In addition, Bonnefield offers resources to farmers such as tutorials on agricultural economics and considers itself a financial partner to those who work the land.
“We don’t invest in (farmland) to flip it to developers or turn it into Costcos or what have you,” Eisenhauer says. “We’re buying the farmland to protect it and keep it as farmland.”
In return, Bonnefield’s investors acquire an asset that tends to appreciate over time and, according to Eisenhauer, stands to become even more valuable in the coming decades as global warming threatens agricultural economies in many other parts of the world.
Bonnefield’s first fund provided its investors with a 13 per cent annualized return, and a second fund in 2013 produced 11 per cent returns.
Still, the Canadian financial community isn’t known for its penchant for risk-taking, Eisenhauer notes dryly, and it took a while for investors to warm up to Bonnefield’s concept. After two years, the initial fund had raised just $5 million.
“I will admit it took us a while to convince – particularly the big institutions in Canada – that this is a really fantastic asset that you should own. But they gradually came on board.”
Today, Bonnefield’s backers include some of the country’s biggest pension funds and a bevy of high-net-worth individuals – all of whom must be Canadian to meet regulations in several provinces. The firm now employs nearly two dozen people, about two-thirds of them at its south-end Ottawa office.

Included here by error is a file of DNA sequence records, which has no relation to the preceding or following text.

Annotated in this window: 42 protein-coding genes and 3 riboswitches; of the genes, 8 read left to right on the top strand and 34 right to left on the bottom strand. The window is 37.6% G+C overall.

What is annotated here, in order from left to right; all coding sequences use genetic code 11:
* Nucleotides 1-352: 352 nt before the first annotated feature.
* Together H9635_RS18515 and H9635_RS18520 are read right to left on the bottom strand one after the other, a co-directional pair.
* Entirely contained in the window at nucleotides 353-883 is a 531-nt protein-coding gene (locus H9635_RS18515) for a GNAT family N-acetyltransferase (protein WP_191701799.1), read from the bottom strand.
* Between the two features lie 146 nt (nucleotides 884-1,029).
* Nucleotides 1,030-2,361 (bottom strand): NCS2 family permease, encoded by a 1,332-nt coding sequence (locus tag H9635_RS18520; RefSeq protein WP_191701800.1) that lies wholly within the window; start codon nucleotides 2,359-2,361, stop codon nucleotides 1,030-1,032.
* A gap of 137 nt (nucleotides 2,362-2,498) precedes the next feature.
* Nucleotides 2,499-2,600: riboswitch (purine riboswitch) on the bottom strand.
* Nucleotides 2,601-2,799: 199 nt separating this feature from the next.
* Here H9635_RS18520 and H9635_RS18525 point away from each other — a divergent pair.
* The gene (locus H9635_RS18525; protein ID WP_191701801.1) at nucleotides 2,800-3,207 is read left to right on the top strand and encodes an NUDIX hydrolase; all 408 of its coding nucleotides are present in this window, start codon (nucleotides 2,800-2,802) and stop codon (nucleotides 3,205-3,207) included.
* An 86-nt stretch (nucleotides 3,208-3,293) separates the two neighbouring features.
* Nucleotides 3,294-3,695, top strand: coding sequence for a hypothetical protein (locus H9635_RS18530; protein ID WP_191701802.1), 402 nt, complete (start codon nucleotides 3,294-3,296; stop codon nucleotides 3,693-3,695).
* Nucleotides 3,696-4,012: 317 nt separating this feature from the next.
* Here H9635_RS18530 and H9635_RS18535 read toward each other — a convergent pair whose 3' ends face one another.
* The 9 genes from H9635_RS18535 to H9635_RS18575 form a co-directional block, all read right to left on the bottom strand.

Bonnefield’s lease negotiation team is led by vice-president Roy Farrer, who grew up on a grain farm outside Drinkwater, Sask., about 30 kilometres southeast of Moose Jaw. Farrer says it took his father 30 years to accumulate the 10,000 acres on which he now cultivates wheat, canola and lentils among other crops.
“If you’re forced to just finance that expansion purely with debt, then it’s a really slow grind to get the acres you need to be to be at that efficient size for the size and scale and cost of the equipment,” explains Farrer, who earned a commerce degree from Queen’s University and joined Bonnefield five years ago.
Many farmers lease land from friends and relatives as a way to increase their growing capacity, but that has pitfalls, he adds.
“A typical farmland lease is a year on a handshake with your uncle,” Farrer says. “A lot of people have good relationships with their family, but a year on a handshake with no paper and heaven forbid that person passes away, or they have an insolvency situation or even ... divorce, what happens to your rights to the land on a handshake agreement? Well, you don’t really have any.”
Eisenhauer says the concept is gaining momentum, fuelled largely by positive word-of-mouth in the close-knit farming community.
“We have far, far more demand from farmers for our sale-leaseback financing than we have the capital to provide,” he says. “Those farm families just don’t have the connections and the contacts to Bay Street that would have them in front of massive institutional investors. They’re two different worlds. That’s the bridge that frankly we’ve been successful in creating.”